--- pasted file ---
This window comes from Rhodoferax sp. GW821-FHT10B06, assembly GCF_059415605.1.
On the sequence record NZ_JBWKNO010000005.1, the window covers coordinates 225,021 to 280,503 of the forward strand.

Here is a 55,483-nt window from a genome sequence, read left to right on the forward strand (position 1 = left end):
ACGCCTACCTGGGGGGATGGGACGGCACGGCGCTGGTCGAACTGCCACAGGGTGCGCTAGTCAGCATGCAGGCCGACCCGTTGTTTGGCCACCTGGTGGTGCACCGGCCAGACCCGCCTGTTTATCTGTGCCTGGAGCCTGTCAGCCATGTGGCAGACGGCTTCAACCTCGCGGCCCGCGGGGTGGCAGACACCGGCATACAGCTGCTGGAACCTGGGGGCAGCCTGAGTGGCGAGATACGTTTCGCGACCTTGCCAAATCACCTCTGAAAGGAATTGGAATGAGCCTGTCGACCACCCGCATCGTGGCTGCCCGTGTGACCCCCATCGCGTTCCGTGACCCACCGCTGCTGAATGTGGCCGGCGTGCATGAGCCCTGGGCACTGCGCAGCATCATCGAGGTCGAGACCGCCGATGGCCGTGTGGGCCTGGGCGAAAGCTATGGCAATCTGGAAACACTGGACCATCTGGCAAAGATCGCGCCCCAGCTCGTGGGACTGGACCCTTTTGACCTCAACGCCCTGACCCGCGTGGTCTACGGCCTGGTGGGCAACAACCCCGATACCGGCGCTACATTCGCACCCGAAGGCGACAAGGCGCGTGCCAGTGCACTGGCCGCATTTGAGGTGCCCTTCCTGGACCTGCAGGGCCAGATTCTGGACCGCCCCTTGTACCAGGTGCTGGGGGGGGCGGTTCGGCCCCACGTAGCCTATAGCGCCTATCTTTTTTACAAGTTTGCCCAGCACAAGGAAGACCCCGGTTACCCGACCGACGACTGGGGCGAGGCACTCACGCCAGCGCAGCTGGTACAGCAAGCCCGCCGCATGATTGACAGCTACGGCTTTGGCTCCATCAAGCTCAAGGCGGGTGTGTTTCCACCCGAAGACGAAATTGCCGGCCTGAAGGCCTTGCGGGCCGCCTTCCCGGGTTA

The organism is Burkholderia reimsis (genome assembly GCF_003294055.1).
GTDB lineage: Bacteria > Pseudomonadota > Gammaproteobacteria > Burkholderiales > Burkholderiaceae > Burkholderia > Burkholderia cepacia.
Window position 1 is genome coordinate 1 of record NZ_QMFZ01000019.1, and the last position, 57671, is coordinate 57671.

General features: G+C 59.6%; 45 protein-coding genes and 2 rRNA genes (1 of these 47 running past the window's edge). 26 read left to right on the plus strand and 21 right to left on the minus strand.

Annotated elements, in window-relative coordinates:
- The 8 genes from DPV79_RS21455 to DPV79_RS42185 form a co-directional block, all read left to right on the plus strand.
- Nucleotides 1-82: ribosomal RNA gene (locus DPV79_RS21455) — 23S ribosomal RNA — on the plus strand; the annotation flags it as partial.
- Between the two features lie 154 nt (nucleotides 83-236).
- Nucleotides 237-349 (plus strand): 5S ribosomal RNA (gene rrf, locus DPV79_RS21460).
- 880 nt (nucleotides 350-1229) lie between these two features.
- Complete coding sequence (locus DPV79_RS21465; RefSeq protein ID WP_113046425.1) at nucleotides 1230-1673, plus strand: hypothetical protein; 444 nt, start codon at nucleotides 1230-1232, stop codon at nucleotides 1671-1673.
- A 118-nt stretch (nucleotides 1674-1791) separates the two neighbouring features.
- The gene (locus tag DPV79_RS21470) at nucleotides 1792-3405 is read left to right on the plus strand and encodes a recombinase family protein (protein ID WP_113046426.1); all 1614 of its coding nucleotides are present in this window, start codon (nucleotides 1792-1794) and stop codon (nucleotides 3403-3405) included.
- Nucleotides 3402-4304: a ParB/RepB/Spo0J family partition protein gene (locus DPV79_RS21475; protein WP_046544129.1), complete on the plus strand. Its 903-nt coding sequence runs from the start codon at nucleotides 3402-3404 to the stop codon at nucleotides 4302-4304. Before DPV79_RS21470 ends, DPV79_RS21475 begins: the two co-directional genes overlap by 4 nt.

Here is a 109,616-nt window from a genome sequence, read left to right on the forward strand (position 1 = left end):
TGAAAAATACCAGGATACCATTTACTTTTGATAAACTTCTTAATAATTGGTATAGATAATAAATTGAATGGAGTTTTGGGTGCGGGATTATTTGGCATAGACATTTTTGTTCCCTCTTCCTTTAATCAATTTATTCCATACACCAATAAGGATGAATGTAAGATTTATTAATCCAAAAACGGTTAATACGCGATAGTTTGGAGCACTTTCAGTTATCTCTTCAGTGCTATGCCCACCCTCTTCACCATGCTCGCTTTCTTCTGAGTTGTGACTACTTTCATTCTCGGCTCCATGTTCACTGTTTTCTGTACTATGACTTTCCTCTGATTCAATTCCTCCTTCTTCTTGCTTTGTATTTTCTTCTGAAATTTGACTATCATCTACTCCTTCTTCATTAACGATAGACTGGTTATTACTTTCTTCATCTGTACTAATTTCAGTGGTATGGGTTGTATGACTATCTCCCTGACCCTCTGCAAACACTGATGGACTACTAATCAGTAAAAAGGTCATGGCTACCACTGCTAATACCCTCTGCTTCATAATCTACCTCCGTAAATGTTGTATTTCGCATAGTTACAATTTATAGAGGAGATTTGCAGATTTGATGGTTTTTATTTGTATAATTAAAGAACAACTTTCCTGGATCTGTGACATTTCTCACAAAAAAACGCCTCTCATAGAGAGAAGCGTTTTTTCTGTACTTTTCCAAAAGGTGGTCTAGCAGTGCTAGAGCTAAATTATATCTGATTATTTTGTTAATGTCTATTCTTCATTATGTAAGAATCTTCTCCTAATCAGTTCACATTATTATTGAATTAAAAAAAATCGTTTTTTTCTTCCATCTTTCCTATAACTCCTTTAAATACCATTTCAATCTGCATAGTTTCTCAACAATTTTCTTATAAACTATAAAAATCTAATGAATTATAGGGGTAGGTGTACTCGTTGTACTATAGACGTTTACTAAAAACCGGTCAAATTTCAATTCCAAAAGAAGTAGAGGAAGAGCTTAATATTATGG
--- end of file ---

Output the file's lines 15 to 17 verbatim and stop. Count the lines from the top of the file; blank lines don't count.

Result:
- Complete coding sequence (locus DPV79_RS21465; RefSeq protein ID WP_113046425.1) at nucleotides 1230-1673, plus strand: hypothetical protein; 444 nt, start codon at nucleotides 1230-1232, stop codon at nucleotides 1671-1673.
- A 118-nt stretch (nucleotides 1674-1791) separates the two neighbouring features.
- The gene (locus tag DPV79_RS21470) at nucleotides 1792-3405 is read left to right on the plus strand and encodes a recombinase family protein (protein ID WP_113046426.1); all 1614 of its coding nucleotides are present in this window, start codon (nucleotides 1792-1794) and stop codon (nucleotides 3403-3405) included.